doi = {10.1118/1.4957359},
journal = {Medical Physics},
number = 6,
volume = 43,
place = {United States},
year = 2016,
month = 6
}
  • Purpose: Radiosurgery of multiple (n>4) brain metastasis lesions requires 3–4 noncoplanar VMAT arcs with excessively high monitor units and long delivery time. We investigated whether an improved optimization technique would decrease the needed arc numbers and increase the delivery efficiency, while improving or maintaining the plan quality. Methods: The proposed 4pi arc space optimization algorithm consists of two steps: automatic couch angle selection followed by aperture generation for each arc with optimized control points distribution. We use a greedy algorithm to select the couch angles. Starting from a single coplanar arc plan we search through the candidate noncoplanar arcs tomore » pick a single noncoplanar arc that will bring the best plan quality when added into the existing treatment plan. Each time, only one additional noncoplanar arc is considered making the calculation time tractable. This process repeats itself until desired number of arc is reached. The technique is first evaluated in coplanar arc delivery scheme with testing cases and then applied to noncoplanar treatments of a case with 12 brain metastasis lesions. Results: Clinically acceptable plans are created within minutes. For the coplanar testing cases the algorithm yields singlearc plans with better dose distributions than that of two-arc VMAT, simultaneously with a 12–17% reduction in the delivery time and a 14–21% reduction in MUs. For the treatment of 12 brain mets while Paddick conformity indexes of the two plans were comparable the SCG-optimization with 2 arcs (1 noncoplanar and 1 coplanar) significantly improved the conventional VMAT with 3 arcs (2 noncoplanar and 1 coplanar). Specifically V16 V10 and V5 of the brain were reduced by 11%, 11% and 12% respectively. The beam delivery time was shortened by approximately 30%. Conclusion: The proposed 4pi arc space optimization technique promises to significantly reduce the brain toxicity while greatly improving the treatment efficiency.« less
  • Purpose: To evaluate the use of post-irradiation changes in respiratory rate and CBCT-based morphology as predictors of survival in mice. Methods: C57L/J mice underwent whole-thorax irradiation with a Co-60 beam to four different doses [0Gy (n=3), 9Gy (n=5), 11Gy (n=7), and 13Gy (n=5)] in order to induce varying levels of pneumonitis. Respiratory rate measurements, breath-hold CBCTs, and free-breathing CBCTs were acquired pre-irradiation and at six time points between two and seven months post-irradiation. For respiratory rate measurements, we developed a novel computer-vision-based technique. We recorded mice sleeping in standard laboratory cages with a 30 fps, 1080p webcam (Logitech C920). Wemore » calculated respiratory rate using corner detection and optical flow to track cyclical motion in the fur in the recorded video. Breath-hold and free-breathing CBCTs were acquired on the X-RAD225Cx system. For breathhold imaging, the mice were intubated and their breath was held at full-inhale for 20 seconds. Healthy lung tissue was delineated in the scans using auto-threshold contouring (0–0.7 g/cm{sup 3}). The volume of healthy lung was measured in each of the scans. Next, lung density was measured in a 6-mm{sup 2} ROI in a fixed anatomic location in each of the scans. Results: Day-to-day variability in respiratory rate with our technique was 13%. All metrics except for breath-hold lung volume were correlated with survival: lung density on free-breathing (r=−0.7482,p<0.01) and breath-hold images (r=−0.5864,p<0.01), free-breathing lung volume (r=0.7179,p<0.01), and respiratory rate (r= 0.6953,p<0.01). Lung density on free-breathing scans was correlated with respiratory rate (r=0.7142,p<0.01) and lung density on breath-hold scans (r=0.5543,p<0.01). One significant practical hurdle in the CBCT measurements was that at least one lobe of the lung was collapsed in 36% of free-breathing scans and 45% of breath-hold scans. Conclusion: Lung density and lung volume on free-breathing CBCTs and respiratory rate outperform breath-hold CBCT measurements as indicators for survival from radiation-induced pneumonitis. This work was partially funded by Elekta.« less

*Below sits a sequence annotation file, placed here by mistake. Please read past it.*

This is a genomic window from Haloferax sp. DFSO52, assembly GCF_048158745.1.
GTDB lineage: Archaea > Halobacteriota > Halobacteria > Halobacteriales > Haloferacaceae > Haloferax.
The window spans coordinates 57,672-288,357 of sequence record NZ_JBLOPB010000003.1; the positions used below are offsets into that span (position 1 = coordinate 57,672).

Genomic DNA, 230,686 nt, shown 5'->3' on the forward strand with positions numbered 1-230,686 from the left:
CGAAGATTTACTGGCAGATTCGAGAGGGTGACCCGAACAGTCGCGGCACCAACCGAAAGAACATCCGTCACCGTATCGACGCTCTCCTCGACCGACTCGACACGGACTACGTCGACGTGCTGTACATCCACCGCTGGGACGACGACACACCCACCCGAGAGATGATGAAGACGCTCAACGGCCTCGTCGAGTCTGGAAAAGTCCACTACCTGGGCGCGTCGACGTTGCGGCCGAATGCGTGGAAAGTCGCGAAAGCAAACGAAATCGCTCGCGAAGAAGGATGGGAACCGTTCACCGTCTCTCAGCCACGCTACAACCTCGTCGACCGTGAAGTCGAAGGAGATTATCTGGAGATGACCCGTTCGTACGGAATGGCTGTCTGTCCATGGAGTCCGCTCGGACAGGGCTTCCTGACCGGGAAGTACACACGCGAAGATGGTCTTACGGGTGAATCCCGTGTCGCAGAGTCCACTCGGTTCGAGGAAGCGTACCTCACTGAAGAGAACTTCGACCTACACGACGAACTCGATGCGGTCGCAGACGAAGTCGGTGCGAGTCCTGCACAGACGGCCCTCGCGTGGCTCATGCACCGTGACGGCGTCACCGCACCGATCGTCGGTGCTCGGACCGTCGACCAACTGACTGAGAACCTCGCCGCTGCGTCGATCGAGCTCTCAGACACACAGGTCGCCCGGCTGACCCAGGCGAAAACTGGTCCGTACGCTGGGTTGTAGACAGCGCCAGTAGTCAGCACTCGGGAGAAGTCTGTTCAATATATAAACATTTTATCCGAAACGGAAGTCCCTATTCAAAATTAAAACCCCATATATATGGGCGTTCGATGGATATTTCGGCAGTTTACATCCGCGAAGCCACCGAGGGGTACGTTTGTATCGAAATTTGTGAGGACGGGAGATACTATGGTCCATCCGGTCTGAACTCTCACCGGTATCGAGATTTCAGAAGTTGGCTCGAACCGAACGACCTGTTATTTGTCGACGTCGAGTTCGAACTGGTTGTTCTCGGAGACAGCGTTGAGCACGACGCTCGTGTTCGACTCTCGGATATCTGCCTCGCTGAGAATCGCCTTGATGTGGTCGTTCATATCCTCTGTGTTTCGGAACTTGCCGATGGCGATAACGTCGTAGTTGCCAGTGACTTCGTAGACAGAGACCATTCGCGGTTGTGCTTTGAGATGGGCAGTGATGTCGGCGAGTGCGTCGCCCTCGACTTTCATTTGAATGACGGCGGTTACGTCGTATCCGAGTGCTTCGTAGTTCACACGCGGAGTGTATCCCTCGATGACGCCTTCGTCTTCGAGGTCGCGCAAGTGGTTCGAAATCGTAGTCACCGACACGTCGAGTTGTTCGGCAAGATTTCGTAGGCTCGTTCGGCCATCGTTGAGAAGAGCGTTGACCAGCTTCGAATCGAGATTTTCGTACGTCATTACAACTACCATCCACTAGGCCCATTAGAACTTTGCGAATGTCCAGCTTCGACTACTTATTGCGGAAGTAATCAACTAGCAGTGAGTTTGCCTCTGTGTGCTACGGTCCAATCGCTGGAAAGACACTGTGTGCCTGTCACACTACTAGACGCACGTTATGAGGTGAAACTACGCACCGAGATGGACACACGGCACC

• Purpose: Cerium oxide nanoparticles (CONPs) have unique pH dependent properties such that they act as a radical modulator. These properties may be used in radiation therapy (RT) to protect normal tissue. This work investigates the selective radioprotection of CONPs in-vitro and potential for in-situ delivery of CONPs in prostate cancer RT. Methods: i) Normal human umbilical vein endothelial cells (HUVEC) and human prostate cancer cells (PC-3) were treated with 0 or 2 ng/mL CONPs (NP size: 5 nm). 2 Gy of 100 kVp radiation was delivered to the cells 4 hours after the CONP treatment. Cell viability was checked 48more » hours later using MTS assays. ii) A prostate tumor was modeled as a 2-cm diameter sphere. CONPs were proposed to be loaded in a hollow radiotherapy fiducial marker. The concentration profile for the CONPs within the tumor was modeled with a previously validated diffusion equation employed in other studies for nanoparticles 10 nm or less. Results: i) Without radiation, cell viability was above 90% when treated with 2 ng/mL CONPs for both HUVEC and PC-3. After irradiation, a slightly higher viability was observed in HUVEC with CONPs than the ones without CONPs, and this effect was not observed in PC-3. ii) Based on the calculations, 2 ng/mL of CONPs could be delivered to normal cells by diffusion with a 1 µg/mL initial concentration within two weeks. Conclusion: We conclude that CONPs can provide selective radioprotection. The delivery of needed concentrations of CONPs is feasible via in-situ release from radiotherapy biomaterials (e.g. fiducials) loaded with the CONPs.« less